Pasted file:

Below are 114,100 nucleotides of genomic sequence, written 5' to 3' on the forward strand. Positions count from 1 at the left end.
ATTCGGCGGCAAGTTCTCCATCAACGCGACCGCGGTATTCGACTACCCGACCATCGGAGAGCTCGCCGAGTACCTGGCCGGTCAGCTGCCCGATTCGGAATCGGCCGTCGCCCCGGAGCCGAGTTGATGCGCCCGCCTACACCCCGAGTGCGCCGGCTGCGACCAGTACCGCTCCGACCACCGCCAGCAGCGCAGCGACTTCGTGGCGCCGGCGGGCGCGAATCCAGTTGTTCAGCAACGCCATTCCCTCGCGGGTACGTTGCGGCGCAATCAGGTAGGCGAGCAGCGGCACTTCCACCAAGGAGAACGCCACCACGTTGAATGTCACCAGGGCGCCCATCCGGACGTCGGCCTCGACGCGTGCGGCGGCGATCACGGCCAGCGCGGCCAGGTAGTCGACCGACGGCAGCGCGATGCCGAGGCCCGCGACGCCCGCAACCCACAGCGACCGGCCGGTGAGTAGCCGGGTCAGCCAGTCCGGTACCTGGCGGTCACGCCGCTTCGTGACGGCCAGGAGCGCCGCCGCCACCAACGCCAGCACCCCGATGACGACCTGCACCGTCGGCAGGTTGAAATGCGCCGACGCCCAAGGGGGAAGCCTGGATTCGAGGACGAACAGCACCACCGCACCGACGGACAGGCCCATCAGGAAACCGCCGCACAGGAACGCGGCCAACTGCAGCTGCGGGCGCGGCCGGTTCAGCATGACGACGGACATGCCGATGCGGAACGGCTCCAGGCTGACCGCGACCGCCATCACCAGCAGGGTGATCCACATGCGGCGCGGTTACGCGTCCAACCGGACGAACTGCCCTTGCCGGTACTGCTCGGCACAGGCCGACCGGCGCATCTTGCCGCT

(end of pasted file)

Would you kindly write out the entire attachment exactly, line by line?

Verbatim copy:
Below are 114,100 nucleotides of genomic sequence, written 5' to 3' on the forward strand. Positions count from 1 at the left end.
ATTCGGCGGCAAGTTCTCCATCAACGCGACCGCGGTATTCGACTACCCGACCATCGGAGAGCTCGCCGAGTACCTGGCCGGTCAGCTGCCCGATTCGGAATCGGCCGTCGCCCCGGAGCCGAGTTGATGCGCCCGCCTACACCCCGAGTGCGCCGGCTGCGACCAGTACCGCTCCGACCACCGCCAGCAGCGCAGCGACTTCGTGGCGCCGGCGGGCGCGAATCCAGTTGTTCAGCAACGCCATTCCCTCGCGGGTACGTTGCGGCGCAATCAGGTAGGCGAGCAGCGGCACTTCCACCAAGGAGAACGCCACCACGTTGAATGTCACCAGGGCGCCCATCCGGACGTCGGCCTCGACGCGTGCGGCGGCGATCACGGCCAGCGCGGCCAGGTAGTCGACCGACGGCAGCGCGATGCCGAGGCCCGCGACGCCCGCAACCCACAGCGACCGGCCGGTGAGTAGCCGGGTCAGCCAGTCCGGTACCTGGCGGTCACGCCGCTTCGTGACGGCCAGGAGCGCCGCCGCCACCAACGCCAGCACCCCGATGACGACCTGCACCGTCGGCAGGTTGAAATGCGCCGACGCCCAAGGGGGAAGCCTGGATTCGAGGACGAACAGCACCACCGCACCGACGGACAGGCCCATCAGGAAACCGCCGCACAGGAACGCGGCCAACTGCAGCTGCGGGCGCGGCCGGTTCAGCATGACGACGGACATGCCGATGCGGAACGGCTCCAGGCTGACCGCGACCGCCATCACCAGCAGGGTGATCCACATGCGGCGCGGTTACGCGTCCAACCGGACGAACTGCCCTTGCCGGTACTGCTCGGCACAGGCCGACCGGCGCATCTTGCCGCT